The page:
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peshmerga forces and i.s.i.s. you have the iraqi air force intervening. the situation on the ground is as bad as its ever been. the u.s. is trying to leverage military power to get a political consensus in baghdad by helping to clip i.s.i.s. back in return for consensus in baghdad, with a new deal to support haider al-abadi and the sunni factions and once they have a unity government to peel the sunnis away from supporting i.s.i.s. that is why they are strong, they have ground swell for from sunnis in mosul and tikrit. the key is to get the sociopolitics right, and maybe we can get the security situation ritement in the meantime there's debate over how best to help the kurds. the u.s. wept in -- went in with
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air strikes and is provides ammunition. france will arm the fighters. will we see more foreign help for the fighters in northern iraq. >> yes, we are. it's clear that there's a general consensus amongst france, britain, the united states, intervening in the conflict that the kurds must be supported. if they are not, i.s.i.s. has a chance of going close to the up tos and cities and creating the disaster we have seen. it's important that the assistance which comes from the kurds is done rapidly. and in a way that doesn't upset political players. we don't want a situation after this where baghdad and erbil comes into confrontation and another war springs up. there has to be political conditions attached to the military help to help battle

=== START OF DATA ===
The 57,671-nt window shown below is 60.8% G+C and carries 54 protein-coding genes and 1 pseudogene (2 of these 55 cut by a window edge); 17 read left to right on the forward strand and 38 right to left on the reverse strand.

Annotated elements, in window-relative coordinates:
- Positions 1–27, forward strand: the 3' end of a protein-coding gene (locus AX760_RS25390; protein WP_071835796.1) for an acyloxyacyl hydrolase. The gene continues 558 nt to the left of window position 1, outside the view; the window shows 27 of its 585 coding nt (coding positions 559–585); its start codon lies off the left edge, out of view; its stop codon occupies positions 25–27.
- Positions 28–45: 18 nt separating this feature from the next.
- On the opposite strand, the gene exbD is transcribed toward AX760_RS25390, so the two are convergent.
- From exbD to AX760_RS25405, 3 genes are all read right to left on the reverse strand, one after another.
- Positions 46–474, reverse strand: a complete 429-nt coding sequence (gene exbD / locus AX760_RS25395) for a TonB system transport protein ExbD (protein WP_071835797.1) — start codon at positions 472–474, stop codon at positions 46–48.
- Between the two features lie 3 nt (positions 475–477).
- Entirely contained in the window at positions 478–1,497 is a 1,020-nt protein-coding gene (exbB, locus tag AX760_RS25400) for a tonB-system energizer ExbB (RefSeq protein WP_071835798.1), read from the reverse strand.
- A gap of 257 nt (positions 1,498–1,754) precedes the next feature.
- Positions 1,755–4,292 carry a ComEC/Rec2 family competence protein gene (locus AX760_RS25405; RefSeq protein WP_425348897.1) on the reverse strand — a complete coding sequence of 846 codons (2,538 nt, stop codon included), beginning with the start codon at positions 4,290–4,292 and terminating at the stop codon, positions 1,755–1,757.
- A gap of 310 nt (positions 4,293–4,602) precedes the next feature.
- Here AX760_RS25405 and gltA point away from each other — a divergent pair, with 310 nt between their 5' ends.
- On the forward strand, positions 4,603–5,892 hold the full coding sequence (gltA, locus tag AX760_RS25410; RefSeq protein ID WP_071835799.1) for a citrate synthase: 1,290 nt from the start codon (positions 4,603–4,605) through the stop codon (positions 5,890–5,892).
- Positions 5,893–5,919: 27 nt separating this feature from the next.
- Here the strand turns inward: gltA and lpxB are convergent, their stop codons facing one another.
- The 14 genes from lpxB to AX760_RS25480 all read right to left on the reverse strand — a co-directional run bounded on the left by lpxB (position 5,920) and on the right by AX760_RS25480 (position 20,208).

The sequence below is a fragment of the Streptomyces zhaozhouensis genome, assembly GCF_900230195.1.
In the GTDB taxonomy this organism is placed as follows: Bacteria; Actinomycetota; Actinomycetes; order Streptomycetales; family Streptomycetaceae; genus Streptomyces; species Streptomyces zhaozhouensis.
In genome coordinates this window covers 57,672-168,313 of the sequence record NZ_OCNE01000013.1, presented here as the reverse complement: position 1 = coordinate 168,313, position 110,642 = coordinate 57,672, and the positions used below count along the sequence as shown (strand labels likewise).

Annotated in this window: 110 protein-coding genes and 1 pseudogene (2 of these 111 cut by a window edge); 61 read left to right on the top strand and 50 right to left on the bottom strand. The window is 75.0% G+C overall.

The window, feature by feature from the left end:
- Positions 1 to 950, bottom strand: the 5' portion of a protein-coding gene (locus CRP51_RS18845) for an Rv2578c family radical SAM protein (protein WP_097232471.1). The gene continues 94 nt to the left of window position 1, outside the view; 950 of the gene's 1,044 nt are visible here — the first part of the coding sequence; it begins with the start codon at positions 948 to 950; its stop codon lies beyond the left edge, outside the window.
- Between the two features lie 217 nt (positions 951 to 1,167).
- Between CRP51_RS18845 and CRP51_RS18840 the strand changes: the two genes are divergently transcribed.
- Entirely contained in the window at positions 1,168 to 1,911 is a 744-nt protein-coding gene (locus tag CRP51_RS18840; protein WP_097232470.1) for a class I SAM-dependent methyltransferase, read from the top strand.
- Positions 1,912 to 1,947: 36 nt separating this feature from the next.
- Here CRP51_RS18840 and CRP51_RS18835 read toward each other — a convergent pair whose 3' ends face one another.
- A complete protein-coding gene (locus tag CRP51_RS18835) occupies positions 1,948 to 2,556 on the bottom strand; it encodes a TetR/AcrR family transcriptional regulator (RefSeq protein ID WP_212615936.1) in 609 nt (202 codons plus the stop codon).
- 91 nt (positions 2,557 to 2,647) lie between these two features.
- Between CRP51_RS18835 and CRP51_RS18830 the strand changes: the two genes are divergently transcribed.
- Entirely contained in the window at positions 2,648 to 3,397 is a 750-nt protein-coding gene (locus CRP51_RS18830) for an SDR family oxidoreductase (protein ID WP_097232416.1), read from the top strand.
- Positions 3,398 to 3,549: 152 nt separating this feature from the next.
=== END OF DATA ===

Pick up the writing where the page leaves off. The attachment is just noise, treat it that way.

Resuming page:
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i.s.i.s. >> there's more fighting to come. a lot to think about. michael stefan live from london for us there. >> thank you. foreign fighters in iraq and syria include dozens from south-east asian nations such as indonesia and malaysia, we have a report from jakarta. many fear it could revive violent networks in the region. >> reporter: indonesia and moving fast. sympathizers of the islamic state are being arrested around the country. officials say it's ideological messages drawing 50 indonesians to the fighting in syria and iraq. they responded to videos like this, made by indonesians allegedly in syria already. [ speaking foreign language ] >> translation: if we don't act
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against us it will revive terrorism, we suffer, not iraq. >> reporter: the islamic state group made its presence felt in indonesia at a protest. it was blamed for an attack on musicians during an election campaign rally. the government prides itself on the success of previous campaigns against militant networks. the attraction. i.s.i.s. message remains. hundreds like the network responsible for the bali bombings swore allegiance to the group. never has there been a strong response against the network like this. indonesia and malaysia are worried it will revive violent networks in the region. some say the threat was xag rated. some questioned indonesia's
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response. >> translation: i think they are going overboard. the islamic state is not our threat. they are in iraq, they don't have the power to intervene or invade our county, it's in the sure they can free their own country. [ singing ] . >> reporter: many others support government actions against the islamic state group. in mosques across the country people are urged not to join the group. >> translation: there's not a single islamic organization that supports the group. all of us reject is. they are against the use of islam. having failed the impact of islamic mill tansy, there's no intention of feeling the ideological affects of a war